The Chief of The Ottawa Fire Services

Jan 26th, 2018 | By | Category: Connecting With, On The Cover

The Ottawa Fire Service (OFS) has been kept busy this winter. News reports about area fires have been plentiful. It is a mammoth challenge for the firefighters working to keep our community free of fire devastation. The responsibility falls directly on the shoulders of Ottawa’s Fire Chief, Gerry Pingitore. Mary Cook talked with Chief Pingitore, and learned what it is like to head the OFS.

Y@H: Can I assume you worked up through the ranks to become Fire Chief?

CP: Yes, in my 40-year career I was very fortunate to be able to come up through the ranks, serving as both a career firefighter with the City of Nepean and a volunteer firefighter in West Carleton at the same time. I then became a Chief Officer when the City of Ottawa amalgamated nine municipal fire services. Since the newly amalgamated OFS became a composite department, both career and volunteer, my experiences helped me to manage the similarities and differences of the two distinct delivery models. Ultimately, I believe that experience helped me to become the Fire Chief of the OFS.

Y@H: What drew you to fighting fires as a profession?

CP: My early career choices lead me to a medical background.  First working as an operating room technician followed by training as a Paramedic.  It was during my Paramedic training, which included an introduction to rescue techniques, that I found myself drawn to a career as a firefighter.

Y@H: As Chief, how many firefighters are you responsible for? How large is the service?

CP: The City of Ottawa is protected by 864 career firefighters and 546 volunteers, who serve an area over 2700 kms, while responding out of 45 stations. All supported by a Fire Prevention and Public Education Division, Training Division, state of the art Dispatch Communication Division, administrative staff, and a Fire Management team.

Y@H: There have been many important fires featured in the news recently in Ottawa and in Ontario. Is it fair to say there is an increase in fires this year?

CP: It is too early to accurately gauge if there is a true increase in fires. However, the media has helped Fire Services capture the full attention of an audience that may have discounted the importance of fire safety in the past.  Fire Prevention programs and messages have always been a fundamental part of OFS.  Fire Code violations are easily enforced but other fire safety precautions, such as checking your smoke and carbon monoxide alarm, are the responsibility of the homeowners. Recent fires have encouraged residents to make fire prevention a priority in their busy lives.  Homeowners, landlords and residents are receptive to fully understand their role and responsibility for fire safety.

Y@H: Can you walk our readers through what occurs when a fire station receives a call?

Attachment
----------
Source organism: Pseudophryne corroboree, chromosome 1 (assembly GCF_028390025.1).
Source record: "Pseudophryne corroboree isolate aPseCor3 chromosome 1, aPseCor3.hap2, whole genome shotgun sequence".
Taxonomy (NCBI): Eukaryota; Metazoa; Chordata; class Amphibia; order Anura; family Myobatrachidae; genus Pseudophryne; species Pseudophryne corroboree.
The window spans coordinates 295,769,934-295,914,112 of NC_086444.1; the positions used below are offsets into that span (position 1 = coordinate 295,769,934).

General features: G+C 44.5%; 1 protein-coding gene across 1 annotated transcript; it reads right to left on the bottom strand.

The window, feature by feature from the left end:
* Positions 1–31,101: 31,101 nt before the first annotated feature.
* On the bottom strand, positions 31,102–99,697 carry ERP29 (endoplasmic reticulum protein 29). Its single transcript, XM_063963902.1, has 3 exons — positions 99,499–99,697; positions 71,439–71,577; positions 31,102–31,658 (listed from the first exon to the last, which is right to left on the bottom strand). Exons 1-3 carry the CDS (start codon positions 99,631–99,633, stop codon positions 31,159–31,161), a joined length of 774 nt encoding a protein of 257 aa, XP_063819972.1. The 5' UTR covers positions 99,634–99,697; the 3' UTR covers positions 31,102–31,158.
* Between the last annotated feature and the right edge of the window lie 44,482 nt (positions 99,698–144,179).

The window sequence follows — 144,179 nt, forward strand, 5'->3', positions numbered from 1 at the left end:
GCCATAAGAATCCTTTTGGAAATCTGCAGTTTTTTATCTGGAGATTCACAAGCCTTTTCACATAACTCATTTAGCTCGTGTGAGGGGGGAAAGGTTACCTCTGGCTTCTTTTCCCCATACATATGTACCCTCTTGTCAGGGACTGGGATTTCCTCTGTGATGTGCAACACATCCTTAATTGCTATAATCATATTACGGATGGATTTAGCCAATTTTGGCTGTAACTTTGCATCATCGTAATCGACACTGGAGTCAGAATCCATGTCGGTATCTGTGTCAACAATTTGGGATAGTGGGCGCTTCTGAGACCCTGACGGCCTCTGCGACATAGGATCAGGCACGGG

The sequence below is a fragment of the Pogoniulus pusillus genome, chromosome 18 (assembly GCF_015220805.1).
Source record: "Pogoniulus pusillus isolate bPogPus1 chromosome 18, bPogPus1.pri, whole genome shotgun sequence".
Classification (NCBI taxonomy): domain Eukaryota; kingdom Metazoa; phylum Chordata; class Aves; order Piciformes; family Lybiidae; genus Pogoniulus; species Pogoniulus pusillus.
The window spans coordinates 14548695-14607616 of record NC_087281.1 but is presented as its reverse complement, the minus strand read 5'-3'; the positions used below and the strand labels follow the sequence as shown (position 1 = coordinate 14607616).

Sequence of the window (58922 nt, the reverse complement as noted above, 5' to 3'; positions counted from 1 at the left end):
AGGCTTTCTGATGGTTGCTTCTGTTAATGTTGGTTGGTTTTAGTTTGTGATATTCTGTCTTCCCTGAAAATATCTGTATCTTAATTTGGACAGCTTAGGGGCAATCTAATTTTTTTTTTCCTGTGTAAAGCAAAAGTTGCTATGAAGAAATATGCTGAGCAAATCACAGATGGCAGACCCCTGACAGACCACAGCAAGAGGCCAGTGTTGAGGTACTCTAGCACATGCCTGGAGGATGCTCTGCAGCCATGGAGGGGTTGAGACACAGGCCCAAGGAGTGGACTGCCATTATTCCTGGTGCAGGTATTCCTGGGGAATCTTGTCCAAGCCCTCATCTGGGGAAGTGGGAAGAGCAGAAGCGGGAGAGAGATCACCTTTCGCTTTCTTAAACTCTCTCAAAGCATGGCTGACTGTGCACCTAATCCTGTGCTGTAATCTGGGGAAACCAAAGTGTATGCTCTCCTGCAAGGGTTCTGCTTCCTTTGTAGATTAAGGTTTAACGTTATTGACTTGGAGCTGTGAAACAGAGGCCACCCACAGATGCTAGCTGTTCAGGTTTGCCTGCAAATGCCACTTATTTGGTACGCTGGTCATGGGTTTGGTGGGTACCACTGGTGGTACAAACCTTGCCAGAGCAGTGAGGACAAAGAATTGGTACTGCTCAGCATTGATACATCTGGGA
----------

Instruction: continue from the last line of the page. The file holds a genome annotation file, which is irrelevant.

CP: Remember, OFS is a composite department, which involves firefighters staffing fire stations in the urban/suburban areas while areas that are more rural have volunteers who are paged into stations for incidents.

Let me start with a call that occurs in the urban/suburban area.  Our Dispatch staff receive a telephone call and select the closest best fire station and apparatus to respond to an incident. The fire station gets tones/alarms in its building and firefighters spring into action to staff the apparatus. The emergency vehicles then make their way to the scene.  In rural areas, the process differs in that volunteer firefighters receive a pager message on their pagers. Volunteer firefighters then advise Dispatch if they are responding to the fire station or directly to the scene of the incident.  Some of those firefighters report to stations to ensure emergency vehicles with the necessary tools are responding.  In both cases, firefighters are updated by OFS Dispatch staff regarding the nature of the incident and any relevant updated information that will help firefighters best respond to the emergency while matching the resources to the specific risk.

Y@H: Is there any way of determining the seriousness of the fire before sending out the trucks?

CP: In some instances there are ways to confirm that an incident is a true emergency. This is where the information provided by bystanders is crucial. Persons that witness an emergency are our eyes and ears to the emergency. Here are tips for those who call 9-1-1.

Call 9-1-1 as soon as it is safe to do so. Your first priority is to get to safety then make the call.

Remain calm. Take deep breaths to help you focus.

If safe to do so – remain on scene and make yourself visible. This will allow first responders to find the incident more rapidly.

Stay on the line, answer the questions from Dispatch staff and remain on the line until advised to hang up.

Y@H: Is there one type of fire that seems to be more prevalent in Ottawa than others?